Analysis of the miR-663 gene gave the worst congruence between pyrosequencing and 454 sequencing. The most likely reason for this is the very low number of 454 sequence reads obtained for this locus. This low efficiency is most probably due to the length of the amplicon (with 312 bp the longest in this study), the tendency to form secondary structures (see Additional File 1) and the extremely high GC content of this locus (%GC: 62.2%, CpGobs/CpGexp: 0.94), which also made the design of a conventional pyrosequencing assay difficult. One sample (HCC 9) for miR-663 was left out from analysis because the quality control criteria of the methylation data analysis software were not met (see also legend to Figure 2). Sample 8 and 10 also yielded only 2 sequences each, and were left out from further statistical analyses. Therefore, the total number of CpG sites under study is 869 (and not 890). Figure 6 shows clearly a correlation between number of reads per amplicon and the congruence of both methods: High read numbers result in better congruence. The samples with a difference between both methods outside the 95% confidence interval all have low read numbers (below 175).

Figure 6
figure 6

Relationship between congruence and coverage. The difference between both methods (as a measure of congruence) was plotted against the number of reads obtained by 454 sequencing. Above coverage of 175 reads per sample no difference lies outside the 95% confidence interval.

Therefore, a minimum of 100 - 150 reads per amplicon should be achieved for proper quantification of methylation levels be 454 sequencing. Using a full GS20 plate approximately 30 genes in 100 samples could be analyzed in a single run. In contrast to pyrosequencing, which provides an average methylation level for each CpG dinucleotide across a possibly very heterogeneous population of individual DNA molecules, 454 sequencing delivers a single molecule resolution. This reveals, for example, that only very few completely methylated LINE-1 alleles can be found, whereas for the MINT1 locus a substantial amount of individual alleles is fully methylated (Additional File 6). Other genes display a remarkable heterogeneity in the pattern of DNA methylation across samples: RASSF1A for example displays in some samples (with very few exceptions) only fully methylated or fully unmethylated alleles whereas in other samples a much more diverse pattern is found (Additional File 7).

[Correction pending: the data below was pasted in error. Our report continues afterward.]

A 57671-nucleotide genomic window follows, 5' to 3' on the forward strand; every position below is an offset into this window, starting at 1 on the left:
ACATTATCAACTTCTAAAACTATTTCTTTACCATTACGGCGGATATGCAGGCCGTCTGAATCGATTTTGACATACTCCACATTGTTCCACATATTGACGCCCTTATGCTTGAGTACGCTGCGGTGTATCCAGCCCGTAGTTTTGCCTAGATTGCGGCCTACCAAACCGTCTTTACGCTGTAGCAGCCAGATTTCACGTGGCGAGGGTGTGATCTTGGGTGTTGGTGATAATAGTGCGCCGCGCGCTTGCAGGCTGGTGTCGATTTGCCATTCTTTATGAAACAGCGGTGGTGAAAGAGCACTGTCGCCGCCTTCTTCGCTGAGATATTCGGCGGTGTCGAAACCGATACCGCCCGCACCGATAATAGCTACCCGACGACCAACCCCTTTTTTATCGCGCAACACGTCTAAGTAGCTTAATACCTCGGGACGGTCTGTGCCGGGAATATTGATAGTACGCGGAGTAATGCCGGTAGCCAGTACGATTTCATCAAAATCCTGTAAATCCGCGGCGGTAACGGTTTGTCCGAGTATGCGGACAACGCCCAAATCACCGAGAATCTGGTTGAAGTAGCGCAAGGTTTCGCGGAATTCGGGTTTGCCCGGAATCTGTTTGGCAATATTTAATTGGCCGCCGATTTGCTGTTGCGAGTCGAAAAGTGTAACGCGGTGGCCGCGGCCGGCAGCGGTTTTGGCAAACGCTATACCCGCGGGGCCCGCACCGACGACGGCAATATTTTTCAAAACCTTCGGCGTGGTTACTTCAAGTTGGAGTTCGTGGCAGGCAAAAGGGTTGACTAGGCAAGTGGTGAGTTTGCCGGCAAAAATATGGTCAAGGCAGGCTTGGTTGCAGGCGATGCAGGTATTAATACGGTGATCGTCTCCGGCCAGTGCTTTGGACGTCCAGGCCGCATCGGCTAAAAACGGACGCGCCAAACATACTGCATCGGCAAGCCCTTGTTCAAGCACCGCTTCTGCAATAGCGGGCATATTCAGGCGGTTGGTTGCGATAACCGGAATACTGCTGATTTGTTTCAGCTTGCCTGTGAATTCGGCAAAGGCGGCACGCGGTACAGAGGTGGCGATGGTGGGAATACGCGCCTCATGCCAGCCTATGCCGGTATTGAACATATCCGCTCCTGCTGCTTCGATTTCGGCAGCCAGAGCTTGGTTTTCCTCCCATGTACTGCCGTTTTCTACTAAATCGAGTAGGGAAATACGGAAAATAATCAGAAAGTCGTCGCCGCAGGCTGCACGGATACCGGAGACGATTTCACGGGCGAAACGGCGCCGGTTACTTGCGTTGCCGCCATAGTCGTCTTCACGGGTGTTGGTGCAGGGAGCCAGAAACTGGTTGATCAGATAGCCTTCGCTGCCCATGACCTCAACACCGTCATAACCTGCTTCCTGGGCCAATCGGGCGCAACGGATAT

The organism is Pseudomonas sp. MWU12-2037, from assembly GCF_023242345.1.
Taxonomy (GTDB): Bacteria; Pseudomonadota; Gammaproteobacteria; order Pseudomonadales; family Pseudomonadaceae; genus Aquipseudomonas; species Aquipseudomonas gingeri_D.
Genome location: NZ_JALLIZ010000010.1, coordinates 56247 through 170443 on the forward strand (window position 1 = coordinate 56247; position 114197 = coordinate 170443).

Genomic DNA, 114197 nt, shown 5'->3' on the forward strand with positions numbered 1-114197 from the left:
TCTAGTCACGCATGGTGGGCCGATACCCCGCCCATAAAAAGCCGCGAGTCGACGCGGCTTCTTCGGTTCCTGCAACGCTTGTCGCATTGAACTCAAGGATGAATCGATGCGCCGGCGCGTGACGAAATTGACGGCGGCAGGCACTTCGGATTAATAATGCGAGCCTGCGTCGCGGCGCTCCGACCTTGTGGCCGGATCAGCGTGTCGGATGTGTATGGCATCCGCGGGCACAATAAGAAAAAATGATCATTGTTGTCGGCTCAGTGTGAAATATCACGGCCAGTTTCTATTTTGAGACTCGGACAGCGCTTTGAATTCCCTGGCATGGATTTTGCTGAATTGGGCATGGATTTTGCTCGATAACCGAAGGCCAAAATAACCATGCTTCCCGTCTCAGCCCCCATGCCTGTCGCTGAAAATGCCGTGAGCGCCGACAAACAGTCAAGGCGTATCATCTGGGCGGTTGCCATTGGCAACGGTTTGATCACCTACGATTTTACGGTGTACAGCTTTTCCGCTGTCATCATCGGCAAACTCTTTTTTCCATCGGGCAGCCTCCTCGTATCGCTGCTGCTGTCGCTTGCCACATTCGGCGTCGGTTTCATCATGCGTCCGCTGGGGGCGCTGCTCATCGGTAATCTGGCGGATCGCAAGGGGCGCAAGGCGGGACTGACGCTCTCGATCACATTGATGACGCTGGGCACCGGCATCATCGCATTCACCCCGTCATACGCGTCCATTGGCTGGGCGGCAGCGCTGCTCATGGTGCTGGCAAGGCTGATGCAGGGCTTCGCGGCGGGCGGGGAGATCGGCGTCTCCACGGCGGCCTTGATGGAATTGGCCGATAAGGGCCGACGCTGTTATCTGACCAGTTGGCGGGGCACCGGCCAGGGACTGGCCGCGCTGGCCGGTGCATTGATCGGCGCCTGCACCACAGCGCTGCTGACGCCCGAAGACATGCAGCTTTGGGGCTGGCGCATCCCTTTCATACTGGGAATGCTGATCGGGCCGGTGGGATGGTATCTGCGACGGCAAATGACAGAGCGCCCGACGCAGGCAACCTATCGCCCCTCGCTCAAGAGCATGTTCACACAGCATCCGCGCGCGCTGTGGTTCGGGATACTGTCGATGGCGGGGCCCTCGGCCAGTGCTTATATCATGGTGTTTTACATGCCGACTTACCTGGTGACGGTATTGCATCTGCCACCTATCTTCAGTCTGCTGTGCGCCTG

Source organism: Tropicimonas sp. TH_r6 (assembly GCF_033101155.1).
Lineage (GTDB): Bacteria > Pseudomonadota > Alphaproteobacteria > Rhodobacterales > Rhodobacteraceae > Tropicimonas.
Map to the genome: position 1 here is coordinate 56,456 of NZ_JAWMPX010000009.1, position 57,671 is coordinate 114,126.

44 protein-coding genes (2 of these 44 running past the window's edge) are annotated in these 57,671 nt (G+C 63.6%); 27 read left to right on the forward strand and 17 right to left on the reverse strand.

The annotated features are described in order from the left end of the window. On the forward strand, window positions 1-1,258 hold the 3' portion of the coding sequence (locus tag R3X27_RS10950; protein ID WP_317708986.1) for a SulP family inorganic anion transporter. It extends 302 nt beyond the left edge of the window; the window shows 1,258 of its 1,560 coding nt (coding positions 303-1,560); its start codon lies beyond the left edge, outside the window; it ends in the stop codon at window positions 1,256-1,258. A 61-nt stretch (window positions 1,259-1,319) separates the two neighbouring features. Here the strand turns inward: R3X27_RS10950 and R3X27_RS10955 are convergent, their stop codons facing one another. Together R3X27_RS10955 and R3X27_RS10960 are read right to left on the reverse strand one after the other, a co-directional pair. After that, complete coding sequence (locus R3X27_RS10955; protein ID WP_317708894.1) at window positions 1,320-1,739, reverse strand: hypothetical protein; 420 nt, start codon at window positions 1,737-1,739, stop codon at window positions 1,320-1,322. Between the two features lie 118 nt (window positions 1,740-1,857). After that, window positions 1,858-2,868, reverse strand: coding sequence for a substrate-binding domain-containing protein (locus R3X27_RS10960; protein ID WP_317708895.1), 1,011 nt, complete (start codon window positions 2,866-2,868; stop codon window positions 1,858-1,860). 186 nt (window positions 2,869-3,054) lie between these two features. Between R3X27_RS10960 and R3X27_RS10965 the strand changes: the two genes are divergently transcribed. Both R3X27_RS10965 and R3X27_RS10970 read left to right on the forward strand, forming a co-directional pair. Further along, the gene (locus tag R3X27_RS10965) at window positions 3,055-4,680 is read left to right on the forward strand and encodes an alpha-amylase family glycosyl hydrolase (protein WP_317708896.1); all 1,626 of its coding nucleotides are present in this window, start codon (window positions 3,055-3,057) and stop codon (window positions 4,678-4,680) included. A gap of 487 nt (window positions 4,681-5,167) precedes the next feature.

Large scale methylome studies become more and more important in biomedical sciences and high throughput sequencing technologies promise large scale sensitive, quantitative and high resolution DNA methylation analysis. However, the reliability of the quantification of the methylation level of individual CpG sites by these new sequencing technologies has not been explored comprehensively. Therefore, we compared massive parallel bisulfite sequencing using 454 technology with conventional pyrosequencing. The reliability of conventional pyrosequencing has already been demonstrated in several comparative studies by comparing the results with the output of other methodologies (e.g., SnaPShot [20] or COBRA [5] or by analyzing samples with defined methylation status, like cell line DNA [21]. The reproducibility of conventional bisulfite pyrosequencing technology proved to be excellent [8, 22].

Despite the fact that several studies already describe the use of 454 bisulfite sequencing for quantitative analysis of methylation data (see below) no comprehensive comparison of these methodologies has been performed so far: